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Wild Oak Vineyard
Our stunning mission inspired Visitors Center and Tasting Room were opened in 2001. The iconic bell tower is adorned with a functioning 1000 lb bronze, custom cast bell, commissioned with the Marinelli Foundry, the oldest foundry in Italy and the official bell maker of the Vatican since the Twelfth Century.
A grand dedication ceremony was held in the Piazza Della Basilica of St. Francis of Assisi, Italy in 2000 before the bell was shipped to the United States. Today you can hear the bell ring every hour throughout the day from almost anywhere in the valley.
Volcanic rock and gravel that has washed down from the Mayacamas mountain range
An array of grape varieties are grown on this 133 acre property, giving it the nickname “the Spice Rack”. The vineyard provides ideal conditions for everything from Chardonnay on the lower slope, Zinfandel and Petite Sirah on the eastern block to Cabernet Sauvignon higher in the vineyard. The natural south-facing slope of the vineyard allows for both ample sun exposure as well as unused rain water to filter back into the local watershed.
What grape is that?
A LEGACY TO SHARE
Over 50 Years of Sonoma County Excellence
Martin and his business partner Loyd Canton went on to sell their first harvests to local winemakers under the business name St. Francis Vineyards. A name Martin had chosen as an homage to the Franciscan Missionaries credited with planting the first grapes in the region in the mid-1800s. With St. Francis also being the Patron Saint of Nature and Ecology, the moniker also represented his pledge to safeguard and preserve the splendor of the region for future generations.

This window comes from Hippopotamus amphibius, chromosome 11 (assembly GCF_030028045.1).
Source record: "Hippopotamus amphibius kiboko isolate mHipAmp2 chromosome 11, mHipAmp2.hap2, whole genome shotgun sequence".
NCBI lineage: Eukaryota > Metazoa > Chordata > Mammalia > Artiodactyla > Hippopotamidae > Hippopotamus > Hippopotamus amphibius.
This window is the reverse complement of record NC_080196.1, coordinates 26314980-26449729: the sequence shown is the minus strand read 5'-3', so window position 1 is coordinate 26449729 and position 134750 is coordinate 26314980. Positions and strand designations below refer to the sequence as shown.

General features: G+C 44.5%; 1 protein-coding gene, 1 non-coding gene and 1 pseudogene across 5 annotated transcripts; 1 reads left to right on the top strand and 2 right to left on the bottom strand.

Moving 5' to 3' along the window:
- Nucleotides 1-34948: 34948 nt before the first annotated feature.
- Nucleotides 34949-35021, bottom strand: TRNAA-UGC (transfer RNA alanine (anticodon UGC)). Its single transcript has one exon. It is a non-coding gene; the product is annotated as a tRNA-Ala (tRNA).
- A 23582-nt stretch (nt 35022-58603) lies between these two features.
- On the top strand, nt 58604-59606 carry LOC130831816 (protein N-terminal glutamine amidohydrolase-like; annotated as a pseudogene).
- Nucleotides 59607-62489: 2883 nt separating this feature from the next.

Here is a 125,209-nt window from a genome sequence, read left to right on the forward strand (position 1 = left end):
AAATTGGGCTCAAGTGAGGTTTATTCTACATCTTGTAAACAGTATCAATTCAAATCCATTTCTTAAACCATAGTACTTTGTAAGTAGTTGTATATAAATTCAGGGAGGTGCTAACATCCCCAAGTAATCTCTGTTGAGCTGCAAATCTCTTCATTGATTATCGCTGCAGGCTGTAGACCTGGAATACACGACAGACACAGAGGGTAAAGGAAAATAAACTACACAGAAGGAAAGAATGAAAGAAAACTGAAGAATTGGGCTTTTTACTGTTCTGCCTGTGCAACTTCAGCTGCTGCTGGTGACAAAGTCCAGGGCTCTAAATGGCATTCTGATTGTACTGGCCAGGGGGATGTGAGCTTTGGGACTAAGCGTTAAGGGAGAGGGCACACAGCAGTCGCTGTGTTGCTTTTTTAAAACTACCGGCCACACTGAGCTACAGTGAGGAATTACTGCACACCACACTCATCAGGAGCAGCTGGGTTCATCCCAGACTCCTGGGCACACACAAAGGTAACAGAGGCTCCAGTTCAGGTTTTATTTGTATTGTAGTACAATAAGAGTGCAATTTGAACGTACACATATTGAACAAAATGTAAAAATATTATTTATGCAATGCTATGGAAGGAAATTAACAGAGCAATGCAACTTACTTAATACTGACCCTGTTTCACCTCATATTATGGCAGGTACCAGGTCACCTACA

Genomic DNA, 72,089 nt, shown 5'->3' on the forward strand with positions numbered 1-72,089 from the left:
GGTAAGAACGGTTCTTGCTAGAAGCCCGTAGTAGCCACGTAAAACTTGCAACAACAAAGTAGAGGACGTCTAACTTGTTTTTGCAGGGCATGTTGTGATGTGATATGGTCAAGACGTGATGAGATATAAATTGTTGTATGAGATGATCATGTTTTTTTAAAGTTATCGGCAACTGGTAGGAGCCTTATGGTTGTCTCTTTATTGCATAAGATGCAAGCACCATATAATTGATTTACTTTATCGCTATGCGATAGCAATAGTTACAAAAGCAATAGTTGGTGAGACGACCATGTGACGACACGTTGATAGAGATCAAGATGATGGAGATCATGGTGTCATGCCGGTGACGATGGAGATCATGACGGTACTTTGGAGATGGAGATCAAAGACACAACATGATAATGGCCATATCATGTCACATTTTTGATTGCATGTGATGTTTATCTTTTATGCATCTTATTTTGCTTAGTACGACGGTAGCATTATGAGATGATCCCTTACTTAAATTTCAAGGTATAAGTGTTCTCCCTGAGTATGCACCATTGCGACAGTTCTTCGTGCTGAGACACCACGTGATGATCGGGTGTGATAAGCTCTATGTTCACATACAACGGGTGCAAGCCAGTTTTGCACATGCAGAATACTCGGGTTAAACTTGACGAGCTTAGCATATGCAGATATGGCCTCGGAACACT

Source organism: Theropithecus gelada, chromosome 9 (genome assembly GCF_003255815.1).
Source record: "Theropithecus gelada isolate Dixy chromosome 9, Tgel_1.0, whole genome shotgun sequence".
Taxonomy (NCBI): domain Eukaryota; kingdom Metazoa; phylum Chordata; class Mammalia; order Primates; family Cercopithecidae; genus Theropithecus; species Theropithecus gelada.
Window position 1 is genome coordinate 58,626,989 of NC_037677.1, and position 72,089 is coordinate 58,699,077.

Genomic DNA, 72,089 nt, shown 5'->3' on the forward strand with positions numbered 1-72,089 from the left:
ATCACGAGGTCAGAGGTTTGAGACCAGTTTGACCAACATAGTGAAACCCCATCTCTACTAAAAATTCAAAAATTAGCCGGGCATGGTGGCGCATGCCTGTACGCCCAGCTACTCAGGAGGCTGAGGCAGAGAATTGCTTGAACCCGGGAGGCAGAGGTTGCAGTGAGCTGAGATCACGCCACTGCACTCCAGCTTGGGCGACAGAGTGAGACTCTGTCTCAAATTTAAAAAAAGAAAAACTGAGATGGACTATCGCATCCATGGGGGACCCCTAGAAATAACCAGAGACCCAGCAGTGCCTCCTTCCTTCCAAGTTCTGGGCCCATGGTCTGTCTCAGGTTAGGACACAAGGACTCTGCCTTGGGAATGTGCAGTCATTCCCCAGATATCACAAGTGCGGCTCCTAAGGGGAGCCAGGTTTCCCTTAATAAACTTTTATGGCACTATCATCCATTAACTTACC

Chris oversees production of our Cabernet Sauvignon and other Bordeaux varietals, as well as our popular Sauvignon Blanc. His goal is to create wines that are approachable, yet compelling, and always a true expression of Sonoma County.…Read More
Next to the Herb Garden You will notice four head pruned, heritage vines. These are Merlot vines that were transplanted from our Behler Vineyard just up the road in Kenwood. They no longer produce much fruit if any, but act as a constant reminder of our roots here in Sonoma Valley.
at St. Francis Winery
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Wine Regions of
American Viticulture Areas (AVA)
You are in the
The Sonoma Valley is one of the most diverse wine growing regions in the County. Featuring some of the most dynamic terrain, and microclimates. The valley is one of the most revered regions due to its storied history dating back to the mid-19th century.
Sonoma Valley earned official American Viticulture Area status (AVA or appellation) in 1981. It comprises 10,249 acres of vineyards, and is home to more than 80 wineries and tasting rooms.
Sunny days are something Sonoma County has in plenty. With an average of 262 sunny days per year, Sonoma County boasts some of the most radiant weather in the country. Mother nature, fortunately, balances the region with an average of 31 inches of rain annually and presents minimal frost in late winter. These conditions couldn’t be more ideal for growing an array of opulent fruit, perfectly balanced for making outstanding wine.
The warm Summer days in Sonoma County tend to see a bank of cold fog resting just off shore in the Pacific ocean. A cold breeze typically accompanies this looming moisture this time of year. Visitors expecting to find a hot sunny day at the beach are quite often deceived by inland temperatures that reach into the 90’s. They arrive to find temperatures at the coast closer to 50˚, leaving them wishing for hoodies or scarves.